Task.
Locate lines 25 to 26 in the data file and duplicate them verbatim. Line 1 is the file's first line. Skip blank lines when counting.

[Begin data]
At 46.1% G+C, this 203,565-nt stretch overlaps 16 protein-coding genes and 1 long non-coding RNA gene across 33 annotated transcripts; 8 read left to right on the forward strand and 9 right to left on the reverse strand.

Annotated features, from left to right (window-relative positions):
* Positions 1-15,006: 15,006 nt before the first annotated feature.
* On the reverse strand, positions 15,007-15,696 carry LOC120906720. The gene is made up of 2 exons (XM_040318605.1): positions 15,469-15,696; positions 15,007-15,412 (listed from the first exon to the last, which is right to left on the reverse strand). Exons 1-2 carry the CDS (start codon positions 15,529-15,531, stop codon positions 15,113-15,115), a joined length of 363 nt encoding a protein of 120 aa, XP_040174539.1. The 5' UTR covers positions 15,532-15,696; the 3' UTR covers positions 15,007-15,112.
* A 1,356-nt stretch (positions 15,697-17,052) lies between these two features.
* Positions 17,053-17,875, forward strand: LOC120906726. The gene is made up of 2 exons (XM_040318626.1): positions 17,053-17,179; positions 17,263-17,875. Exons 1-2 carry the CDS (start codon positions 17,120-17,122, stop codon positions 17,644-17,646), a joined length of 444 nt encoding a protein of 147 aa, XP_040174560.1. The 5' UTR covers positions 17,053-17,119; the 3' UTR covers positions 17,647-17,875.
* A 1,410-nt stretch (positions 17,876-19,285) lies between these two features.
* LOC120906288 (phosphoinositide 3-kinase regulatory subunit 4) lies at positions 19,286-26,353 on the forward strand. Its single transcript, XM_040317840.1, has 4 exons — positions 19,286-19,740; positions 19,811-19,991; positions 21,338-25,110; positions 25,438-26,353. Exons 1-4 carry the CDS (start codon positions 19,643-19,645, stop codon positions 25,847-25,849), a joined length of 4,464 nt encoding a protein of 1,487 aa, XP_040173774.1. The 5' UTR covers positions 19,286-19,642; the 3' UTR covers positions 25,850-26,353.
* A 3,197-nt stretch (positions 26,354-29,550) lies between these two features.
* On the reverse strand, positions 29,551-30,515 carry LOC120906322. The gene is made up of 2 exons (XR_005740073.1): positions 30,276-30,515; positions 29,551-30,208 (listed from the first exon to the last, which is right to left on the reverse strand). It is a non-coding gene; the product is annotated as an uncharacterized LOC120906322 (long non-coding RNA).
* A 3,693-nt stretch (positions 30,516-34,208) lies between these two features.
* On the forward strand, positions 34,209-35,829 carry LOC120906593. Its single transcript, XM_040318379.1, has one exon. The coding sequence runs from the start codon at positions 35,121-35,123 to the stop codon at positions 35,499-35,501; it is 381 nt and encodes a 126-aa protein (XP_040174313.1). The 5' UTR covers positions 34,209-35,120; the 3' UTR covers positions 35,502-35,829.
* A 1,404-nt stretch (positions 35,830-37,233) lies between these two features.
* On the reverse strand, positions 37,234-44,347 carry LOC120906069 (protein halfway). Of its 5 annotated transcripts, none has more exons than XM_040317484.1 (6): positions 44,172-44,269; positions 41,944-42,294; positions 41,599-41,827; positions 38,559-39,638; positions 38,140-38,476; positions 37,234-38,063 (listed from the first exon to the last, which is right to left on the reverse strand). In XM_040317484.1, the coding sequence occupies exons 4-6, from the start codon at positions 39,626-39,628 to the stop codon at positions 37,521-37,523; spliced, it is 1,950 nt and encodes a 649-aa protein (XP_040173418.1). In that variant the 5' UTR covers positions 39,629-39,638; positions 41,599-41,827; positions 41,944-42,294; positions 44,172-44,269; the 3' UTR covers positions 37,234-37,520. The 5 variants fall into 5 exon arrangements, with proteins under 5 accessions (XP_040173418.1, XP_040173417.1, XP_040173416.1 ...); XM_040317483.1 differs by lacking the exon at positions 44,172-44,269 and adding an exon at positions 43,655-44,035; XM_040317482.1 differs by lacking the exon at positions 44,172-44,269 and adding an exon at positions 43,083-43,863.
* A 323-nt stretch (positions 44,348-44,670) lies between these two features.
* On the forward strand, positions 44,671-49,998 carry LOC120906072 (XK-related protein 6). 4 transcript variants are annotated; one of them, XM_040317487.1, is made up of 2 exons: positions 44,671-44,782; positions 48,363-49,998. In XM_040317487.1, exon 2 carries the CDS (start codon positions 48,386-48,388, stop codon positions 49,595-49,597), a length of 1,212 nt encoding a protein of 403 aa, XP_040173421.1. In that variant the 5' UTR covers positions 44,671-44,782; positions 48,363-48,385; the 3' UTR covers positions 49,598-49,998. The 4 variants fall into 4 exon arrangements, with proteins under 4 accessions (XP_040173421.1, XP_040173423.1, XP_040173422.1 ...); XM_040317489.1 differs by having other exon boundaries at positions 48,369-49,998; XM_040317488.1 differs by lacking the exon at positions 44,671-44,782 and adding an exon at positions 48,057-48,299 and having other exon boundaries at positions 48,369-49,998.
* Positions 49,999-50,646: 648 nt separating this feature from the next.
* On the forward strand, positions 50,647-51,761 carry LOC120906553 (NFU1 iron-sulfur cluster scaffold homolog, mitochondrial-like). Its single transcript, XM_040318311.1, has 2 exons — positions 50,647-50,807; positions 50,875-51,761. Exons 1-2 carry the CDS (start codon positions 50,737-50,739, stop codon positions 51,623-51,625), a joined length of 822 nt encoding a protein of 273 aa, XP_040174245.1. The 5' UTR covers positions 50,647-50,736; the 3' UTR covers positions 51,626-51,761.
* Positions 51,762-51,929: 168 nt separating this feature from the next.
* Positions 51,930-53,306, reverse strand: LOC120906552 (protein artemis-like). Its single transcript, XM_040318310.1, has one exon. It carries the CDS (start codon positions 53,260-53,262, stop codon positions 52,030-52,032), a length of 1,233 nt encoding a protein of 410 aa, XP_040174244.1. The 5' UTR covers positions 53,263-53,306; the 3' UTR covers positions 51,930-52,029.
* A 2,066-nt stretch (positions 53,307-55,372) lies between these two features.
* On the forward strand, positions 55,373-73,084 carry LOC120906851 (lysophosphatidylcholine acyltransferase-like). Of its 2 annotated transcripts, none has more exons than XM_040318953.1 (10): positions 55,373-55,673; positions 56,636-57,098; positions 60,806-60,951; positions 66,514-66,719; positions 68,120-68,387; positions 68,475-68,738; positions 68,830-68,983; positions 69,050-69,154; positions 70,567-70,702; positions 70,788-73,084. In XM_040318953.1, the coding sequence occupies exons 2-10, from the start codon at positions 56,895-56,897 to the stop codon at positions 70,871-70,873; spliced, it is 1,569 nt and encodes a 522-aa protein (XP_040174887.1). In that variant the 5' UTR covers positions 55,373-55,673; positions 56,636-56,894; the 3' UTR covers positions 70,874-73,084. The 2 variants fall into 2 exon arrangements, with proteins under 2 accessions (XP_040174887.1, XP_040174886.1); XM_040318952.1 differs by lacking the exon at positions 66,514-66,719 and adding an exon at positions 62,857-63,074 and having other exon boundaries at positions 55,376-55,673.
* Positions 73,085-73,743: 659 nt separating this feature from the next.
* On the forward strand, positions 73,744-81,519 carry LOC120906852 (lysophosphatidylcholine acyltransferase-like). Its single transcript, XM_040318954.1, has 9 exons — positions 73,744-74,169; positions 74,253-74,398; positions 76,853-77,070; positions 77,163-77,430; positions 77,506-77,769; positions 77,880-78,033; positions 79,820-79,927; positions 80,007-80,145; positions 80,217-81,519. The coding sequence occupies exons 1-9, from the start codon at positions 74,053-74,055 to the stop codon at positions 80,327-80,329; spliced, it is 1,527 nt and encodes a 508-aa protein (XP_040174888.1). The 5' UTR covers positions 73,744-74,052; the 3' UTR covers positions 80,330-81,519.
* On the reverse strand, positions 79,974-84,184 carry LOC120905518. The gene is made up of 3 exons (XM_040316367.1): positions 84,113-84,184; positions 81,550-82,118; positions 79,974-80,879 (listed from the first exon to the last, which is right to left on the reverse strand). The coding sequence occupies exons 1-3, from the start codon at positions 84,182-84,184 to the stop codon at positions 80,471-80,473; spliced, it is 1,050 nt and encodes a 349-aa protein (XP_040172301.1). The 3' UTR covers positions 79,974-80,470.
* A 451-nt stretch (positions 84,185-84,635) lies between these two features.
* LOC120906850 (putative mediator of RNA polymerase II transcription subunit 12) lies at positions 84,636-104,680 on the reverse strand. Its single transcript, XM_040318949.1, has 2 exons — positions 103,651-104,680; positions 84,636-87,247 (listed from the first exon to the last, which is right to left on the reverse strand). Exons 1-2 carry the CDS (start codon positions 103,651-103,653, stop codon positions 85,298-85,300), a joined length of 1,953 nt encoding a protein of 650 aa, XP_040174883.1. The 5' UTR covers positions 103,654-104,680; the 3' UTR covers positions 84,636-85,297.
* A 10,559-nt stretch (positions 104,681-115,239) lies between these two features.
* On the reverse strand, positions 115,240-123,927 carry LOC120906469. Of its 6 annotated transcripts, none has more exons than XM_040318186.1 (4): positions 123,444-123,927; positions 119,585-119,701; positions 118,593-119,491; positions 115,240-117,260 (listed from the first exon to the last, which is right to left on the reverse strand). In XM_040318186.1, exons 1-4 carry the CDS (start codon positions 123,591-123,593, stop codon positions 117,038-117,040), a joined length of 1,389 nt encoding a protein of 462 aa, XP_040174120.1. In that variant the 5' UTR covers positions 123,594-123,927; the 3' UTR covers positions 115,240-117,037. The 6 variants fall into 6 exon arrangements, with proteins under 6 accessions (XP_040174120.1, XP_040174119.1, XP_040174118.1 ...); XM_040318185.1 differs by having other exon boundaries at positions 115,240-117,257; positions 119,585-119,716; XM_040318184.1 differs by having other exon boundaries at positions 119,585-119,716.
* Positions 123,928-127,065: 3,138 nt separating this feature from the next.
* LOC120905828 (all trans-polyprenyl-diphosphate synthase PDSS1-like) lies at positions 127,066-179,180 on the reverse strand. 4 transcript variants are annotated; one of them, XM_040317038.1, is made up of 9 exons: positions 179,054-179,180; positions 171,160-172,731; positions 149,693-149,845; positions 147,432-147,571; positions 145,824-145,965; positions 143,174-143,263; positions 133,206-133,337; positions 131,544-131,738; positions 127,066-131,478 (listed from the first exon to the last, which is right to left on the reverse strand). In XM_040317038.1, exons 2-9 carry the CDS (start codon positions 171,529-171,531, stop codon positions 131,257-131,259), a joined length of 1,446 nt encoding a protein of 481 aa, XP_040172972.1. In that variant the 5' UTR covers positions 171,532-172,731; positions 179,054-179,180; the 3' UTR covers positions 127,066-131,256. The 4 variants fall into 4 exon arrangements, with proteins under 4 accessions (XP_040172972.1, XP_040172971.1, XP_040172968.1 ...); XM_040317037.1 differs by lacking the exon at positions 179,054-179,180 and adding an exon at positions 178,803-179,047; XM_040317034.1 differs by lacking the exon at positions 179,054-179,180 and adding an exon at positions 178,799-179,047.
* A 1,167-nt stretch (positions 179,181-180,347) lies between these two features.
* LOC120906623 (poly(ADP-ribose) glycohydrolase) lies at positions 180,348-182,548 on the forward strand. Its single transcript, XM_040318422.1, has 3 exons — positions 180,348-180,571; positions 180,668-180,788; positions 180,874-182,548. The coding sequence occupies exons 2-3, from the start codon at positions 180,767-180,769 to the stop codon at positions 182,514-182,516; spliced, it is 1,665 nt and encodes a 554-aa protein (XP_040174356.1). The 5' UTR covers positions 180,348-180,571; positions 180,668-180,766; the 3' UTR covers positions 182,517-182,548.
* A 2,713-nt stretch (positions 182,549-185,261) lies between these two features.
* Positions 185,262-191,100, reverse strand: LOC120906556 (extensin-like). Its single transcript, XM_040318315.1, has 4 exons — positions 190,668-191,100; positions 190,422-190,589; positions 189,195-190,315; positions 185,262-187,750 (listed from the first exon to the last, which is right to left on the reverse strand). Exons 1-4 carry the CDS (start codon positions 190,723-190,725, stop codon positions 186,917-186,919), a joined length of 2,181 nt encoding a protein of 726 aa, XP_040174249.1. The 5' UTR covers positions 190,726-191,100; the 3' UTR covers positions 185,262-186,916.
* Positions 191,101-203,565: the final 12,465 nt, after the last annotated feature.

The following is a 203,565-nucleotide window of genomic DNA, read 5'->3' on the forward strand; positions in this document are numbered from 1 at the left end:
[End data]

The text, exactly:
* On the reverse strand, positions 79,974-84,184 carry LOC120905518. The gene is made up of 3 exons (XM_040316367.1): positions 84,113-84,184; positions 81,550-82,118; positions 79,974-80,879 (listed from the first exon to the last, which is right to left on the reverse strand). The coding sequence occupies exons 1-3, from the start codon at positions 84,182-84,184 to the stop codon at positions 80,471-80,473; spliced, it is 1,050 nt and encodes a 349-aa protein (XP_040172301.1). The 3' UTR covers positions 79,974-80,470.
* A 451-nt stretch (positions 84,185-84,635) lies between these two features.